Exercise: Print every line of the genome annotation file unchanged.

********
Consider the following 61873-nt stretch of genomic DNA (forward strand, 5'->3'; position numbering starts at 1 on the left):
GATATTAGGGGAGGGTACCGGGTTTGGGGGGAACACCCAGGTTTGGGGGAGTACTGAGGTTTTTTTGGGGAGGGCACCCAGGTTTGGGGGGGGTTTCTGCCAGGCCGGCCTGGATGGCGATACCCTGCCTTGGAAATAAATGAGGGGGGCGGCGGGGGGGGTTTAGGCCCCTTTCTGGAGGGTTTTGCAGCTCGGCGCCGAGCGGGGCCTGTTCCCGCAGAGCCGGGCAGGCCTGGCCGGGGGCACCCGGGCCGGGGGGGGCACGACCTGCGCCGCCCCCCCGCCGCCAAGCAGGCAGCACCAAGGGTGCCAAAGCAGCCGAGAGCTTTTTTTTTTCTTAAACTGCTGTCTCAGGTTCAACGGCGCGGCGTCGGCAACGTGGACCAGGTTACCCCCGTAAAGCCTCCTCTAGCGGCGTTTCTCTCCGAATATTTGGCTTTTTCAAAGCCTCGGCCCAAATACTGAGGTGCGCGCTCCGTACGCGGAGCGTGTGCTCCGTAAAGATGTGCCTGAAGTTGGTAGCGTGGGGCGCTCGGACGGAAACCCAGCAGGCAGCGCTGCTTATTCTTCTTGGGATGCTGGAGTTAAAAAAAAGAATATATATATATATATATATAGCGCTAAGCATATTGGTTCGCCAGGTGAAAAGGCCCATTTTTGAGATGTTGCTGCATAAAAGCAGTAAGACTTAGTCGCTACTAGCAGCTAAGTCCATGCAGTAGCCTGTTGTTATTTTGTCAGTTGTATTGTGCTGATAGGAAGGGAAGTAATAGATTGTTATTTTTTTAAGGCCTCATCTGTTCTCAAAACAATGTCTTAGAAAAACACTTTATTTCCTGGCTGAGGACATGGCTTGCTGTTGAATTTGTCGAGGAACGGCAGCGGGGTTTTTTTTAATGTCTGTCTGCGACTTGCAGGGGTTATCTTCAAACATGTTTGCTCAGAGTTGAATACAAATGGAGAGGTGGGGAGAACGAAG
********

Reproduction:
Consider the following 61873-nt stretch of genomic DNA (forward strand, 5'->3'; position numbering starts at 1 on the left):
GATATTAGGGGAGGGTACCGGGTTTGGGGGGAACACCCAGGTTTGGGGGAGTACTGAGGTTTTTTTGGGGAGGGCACCCAGGTTTGGGGGGGGTTTCTGCCAGGCCGGCCTGGATGGCGATACCCTGCCTTGGAAATAAATGAGGGGGGCGGCGGGGGGGGTTTAGGCCCCTTTCTGGAGGGTTTTGCAGCTCGGCGCCGAGCGGGGCCTGTTCCCGCAGAGCCGGGCAGGCCTGGCCGGGGGCACCCGGGCCGGGGGGGGCACGACCTGCGCCGCCCCCCCGCCGCCAAGCAGGCAGCACCAAGGGTGCCAAAGCAGCCGAGAGCTTTTTTTTTTCTTAAACTGCTGTCTCAGGTTCAACGGCGCGGCGTCGGCAACGTGGACCAGGTTACCCCCGTAAAGCCTCCTCTAGCGGCGTTTCTCTCCGAATATTTGGCTTTTTCAAAGCCTCGGCCCAAATACTGAGGTGCGCGCTCCGTACGCGGAGCGTGTGCTCCGTAAAGATGTGCCTGAAGTTGGTAGCGTGGGGCGCTCGGACGGAAACCCAGCAGGCAGCGCTGCTTATTCTTCTTGGGATGCTGGAGTTAAAAAAAAGAATATATATATATATATATATAGCGCTAAGCATATTGGTTCGCCAGGTGAAAAGGCCCATTTTTGAGATGTTGCTGCATAAAAGCAGTAAGACTTAGTCGCTACTAGCAGCTAAGTCCATGCAGTAGCCTGTTGTTATTTTGTCAGTTGTATTGTGCTGATAGGAAGGGAAGTAATAGATTGTTATTTTTTTAAGGCCTCATCTGTTCTCAAAACAATGTCTTAGAAAAACACTTTATTTCCTGGCTGAGGACATGGCTTGCTGTTGAATTTGTCGAGGAACGGCAGCGGGGTTTTTTTTAATGTCTGTCTGCGACTTGCAGGGGTTATCTTCAAACATGTTTGCTCAGAGTTGAATACAAATGGAGAGGTGGGGAGAACGAAG